–Daniel S. Ferguson
Several people have been correct to point out that, when it comes to church, I criticize first and most often. I must confess that this is natural for me. I’m a born analyst; it comes with the territory. Truth be told, it’s a curse. I’ve never been able simply to relax, turn off my critical eye, and just enjoy church. It’s not within my ability to do so, most of the time.
But every once in a while, every so often, it happens. The ARC Conference 2017 was…not one of those times. My critical inner voice was on full blast, hence my two previous posts. But thankfully, my penchant for piercing through the obvious netted me something positive to report from ARC, and it’s this: a big thing is about to happen in American Christianity. We might be–just might be–on the verge of finally, finally, getting it.
For decades we’ve (largely) said the right things and done the right things and believed the right things. But where we failed was that we didn’t love the right things. We practically perfected preaching, but it was too often either truth without grace or grace without truth. We served our communities hard and well, but it was too often in avoidance of people groups that we thought of as problems instead of, as Steven Furtick so aptly pointed out, thinking of those communities as the harvest. We committed ourselves to understanding what we believe and why we believe it, but in doing so created such a competitive church culture that the answer “Christian” is no longer satisfactory when we profess our faith.
But I think–I hope–that’s changing.
While I was infuriated by the celebrity of the pulpit and by the hundreds of millions that will be spent on church buildings perhaps unnecessarily just in the coming year, my critical eye caught something beautiful: a room full of preachers, pastors, and planters who might finally be both willing and able to address the grey area of American Christianity, that zone between faith and doubt.
Granted, these men and women are true believers. They’re not, at least visibly, in that grey zone. But from listening to them talk, I think the data has finally caught up to them that their primary evangelism, in most places, isn’t so much to people who have never been to church as it is to people who have quit church. And that’s a whole ‘nother ball game.
But it’s one I think these leaders are finally ready to play. They are interested in pastoring their current flocks, that’s true, and they want to reach the totally unchurched, but they are finally discussing out loud that there are people in between. And unlike in the past, these people aren’t being condemned as “lukewarm” turncoats; they’re being addressed as part of the mission of love, grace, and truth.
And that’s a game-changer. Even with just the 150ish churches ARC will plant in the next year, and even with just the 600ish churches it already has in the field, and even if ARC is the only one that’s on this path, I think this change marks a major shift in American Christianity. I think a new, very strange and uncomfortable, kind of revival is on its way. It won’t be one necessarily where the lost come to Christ, but where the wanderers come back to Christ. The thought of that makes me very hopeful.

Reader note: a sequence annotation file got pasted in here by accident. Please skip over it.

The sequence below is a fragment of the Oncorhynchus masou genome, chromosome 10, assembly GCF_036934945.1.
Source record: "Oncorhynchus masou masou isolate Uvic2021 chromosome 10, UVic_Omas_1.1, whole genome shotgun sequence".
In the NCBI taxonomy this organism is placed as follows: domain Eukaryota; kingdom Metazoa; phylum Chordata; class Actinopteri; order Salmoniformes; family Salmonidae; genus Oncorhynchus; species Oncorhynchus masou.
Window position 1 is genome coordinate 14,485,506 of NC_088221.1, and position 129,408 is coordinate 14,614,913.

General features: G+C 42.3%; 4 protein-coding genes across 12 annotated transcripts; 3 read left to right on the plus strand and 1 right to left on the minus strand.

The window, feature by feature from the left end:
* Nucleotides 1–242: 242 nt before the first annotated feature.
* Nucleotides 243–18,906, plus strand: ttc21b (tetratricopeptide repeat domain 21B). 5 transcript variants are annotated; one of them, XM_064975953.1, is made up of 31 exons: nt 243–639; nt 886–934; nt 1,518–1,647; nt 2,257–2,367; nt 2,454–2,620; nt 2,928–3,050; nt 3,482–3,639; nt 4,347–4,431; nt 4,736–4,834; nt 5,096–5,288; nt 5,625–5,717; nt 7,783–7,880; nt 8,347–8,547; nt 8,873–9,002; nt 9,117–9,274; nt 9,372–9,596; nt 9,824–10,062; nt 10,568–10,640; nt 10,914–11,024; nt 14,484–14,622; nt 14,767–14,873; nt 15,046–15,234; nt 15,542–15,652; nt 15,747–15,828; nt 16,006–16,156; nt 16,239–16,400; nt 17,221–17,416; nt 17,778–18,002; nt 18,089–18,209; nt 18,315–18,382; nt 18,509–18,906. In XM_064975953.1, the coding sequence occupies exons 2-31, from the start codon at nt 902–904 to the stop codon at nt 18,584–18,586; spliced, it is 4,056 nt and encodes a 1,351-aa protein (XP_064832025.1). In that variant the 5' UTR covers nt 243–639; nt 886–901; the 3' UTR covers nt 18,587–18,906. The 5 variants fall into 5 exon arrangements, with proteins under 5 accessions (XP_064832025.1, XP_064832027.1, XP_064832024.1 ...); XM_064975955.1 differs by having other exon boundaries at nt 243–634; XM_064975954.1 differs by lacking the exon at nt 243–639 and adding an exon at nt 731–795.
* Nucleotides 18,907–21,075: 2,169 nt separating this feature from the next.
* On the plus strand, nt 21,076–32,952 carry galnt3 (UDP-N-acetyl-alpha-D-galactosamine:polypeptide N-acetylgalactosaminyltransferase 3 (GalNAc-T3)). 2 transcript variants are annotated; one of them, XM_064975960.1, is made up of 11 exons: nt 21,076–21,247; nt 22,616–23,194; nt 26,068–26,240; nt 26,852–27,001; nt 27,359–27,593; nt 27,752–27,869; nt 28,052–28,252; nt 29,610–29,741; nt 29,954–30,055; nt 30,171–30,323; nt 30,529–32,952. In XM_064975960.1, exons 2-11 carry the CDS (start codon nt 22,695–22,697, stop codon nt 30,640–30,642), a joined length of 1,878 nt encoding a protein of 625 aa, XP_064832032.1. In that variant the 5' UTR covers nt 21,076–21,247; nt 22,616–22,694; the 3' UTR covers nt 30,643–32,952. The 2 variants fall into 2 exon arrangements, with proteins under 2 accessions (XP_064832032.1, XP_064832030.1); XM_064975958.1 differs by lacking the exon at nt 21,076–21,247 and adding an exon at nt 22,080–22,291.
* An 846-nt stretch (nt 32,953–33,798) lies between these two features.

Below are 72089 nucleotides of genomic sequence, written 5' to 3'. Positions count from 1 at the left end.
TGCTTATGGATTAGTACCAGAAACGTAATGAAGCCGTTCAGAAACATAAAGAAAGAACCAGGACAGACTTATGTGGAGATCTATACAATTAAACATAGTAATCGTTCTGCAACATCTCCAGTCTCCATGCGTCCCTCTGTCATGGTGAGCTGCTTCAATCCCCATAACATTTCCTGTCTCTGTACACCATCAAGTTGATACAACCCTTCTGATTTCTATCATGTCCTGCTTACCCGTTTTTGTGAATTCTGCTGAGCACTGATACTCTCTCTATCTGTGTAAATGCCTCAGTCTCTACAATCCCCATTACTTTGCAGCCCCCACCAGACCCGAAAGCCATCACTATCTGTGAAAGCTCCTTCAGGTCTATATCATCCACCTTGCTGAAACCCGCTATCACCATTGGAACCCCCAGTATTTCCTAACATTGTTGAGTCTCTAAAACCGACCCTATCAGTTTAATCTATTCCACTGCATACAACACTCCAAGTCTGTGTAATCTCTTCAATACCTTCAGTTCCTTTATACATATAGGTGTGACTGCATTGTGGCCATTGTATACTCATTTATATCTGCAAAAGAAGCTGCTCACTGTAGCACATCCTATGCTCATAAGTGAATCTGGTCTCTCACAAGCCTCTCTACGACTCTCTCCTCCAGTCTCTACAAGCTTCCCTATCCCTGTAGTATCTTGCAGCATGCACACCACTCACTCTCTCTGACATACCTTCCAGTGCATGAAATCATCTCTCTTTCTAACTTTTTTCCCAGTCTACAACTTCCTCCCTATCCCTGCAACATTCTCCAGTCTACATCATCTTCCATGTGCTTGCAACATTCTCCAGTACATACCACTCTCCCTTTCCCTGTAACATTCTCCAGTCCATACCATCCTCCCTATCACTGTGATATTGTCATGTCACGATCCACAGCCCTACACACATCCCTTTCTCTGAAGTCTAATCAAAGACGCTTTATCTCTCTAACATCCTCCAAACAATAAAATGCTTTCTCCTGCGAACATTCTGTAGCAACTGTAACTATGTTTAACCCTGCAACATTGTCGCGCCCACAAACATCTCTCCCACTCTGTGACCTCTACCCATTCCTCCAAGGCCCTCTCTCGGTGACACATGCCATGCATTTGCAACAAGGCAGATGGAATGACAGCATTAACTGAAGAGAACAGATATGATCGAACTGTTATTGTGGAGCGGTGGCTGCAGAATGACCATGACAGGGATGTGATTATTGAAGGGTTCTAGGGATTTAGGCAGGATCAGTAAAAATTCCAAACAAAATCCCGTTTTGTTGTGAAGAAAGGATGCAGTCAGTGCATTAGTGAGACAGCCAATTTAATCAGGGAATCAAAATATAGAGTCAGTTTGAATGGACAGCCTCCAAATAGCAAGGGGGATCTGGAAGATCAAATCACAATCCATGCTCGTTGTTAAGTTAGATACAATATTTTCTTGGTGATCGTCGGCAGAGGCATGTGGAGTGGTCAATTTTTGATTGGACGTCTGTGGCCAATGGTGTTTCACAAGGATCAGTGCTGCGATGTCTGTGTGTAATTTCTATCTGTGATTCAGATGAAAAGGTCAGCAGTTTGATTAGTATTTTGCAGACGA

At this conference, I said something to someone that surprised them a lot. It’s something I’ve said before, often to cocked eyebrows and turned heads: “I could give up on faith and still not give up on the church.”
That doesn’t make much sense to most people, but let me explain. Even though the church annoys me, even though it infuriates me, even though it so often rejects me, I’m still irrevocably in love with it. I could no more leave it than I could my wife. And just like with my wife, the love is rather inexplicable. I don’t have a sound logical reason for loving the church; I just do. And this unsourced love is the closest I’ve ever been to understanding God.
I have flirted with leaving the faith before, but it has been church that has brought me back to faith, and not the other way around. For me, and for so many others, the two are linked, and I think they’re linked in the progression of church to faith, not faith to church. This is why I invest so heavily in the church vision of people being able to “belong before they believe” because it really is almost impossible for people to believe before they belong.
Such is the case with me. For better or for worse, I belong at church. I don’t really even know why, but I’m supposed to be there. Even when it hurts. Even when it makes me angry. Even when it does the wrong thing. I’m supposed to be there.
I suppose it’s selfish, but I need a place that I can think of as spiritually home, even throughout the fluctuations in my faith. It’s not just important to me that I can belong before I believe; I need to know that I could still belong even after I believe, should that ever happen. And there are so many people just like that.
That’s what I think these pastors, preachers, and planters have begun to understand and minister to. That’s a huge change that will bring about a huge result. I just know it.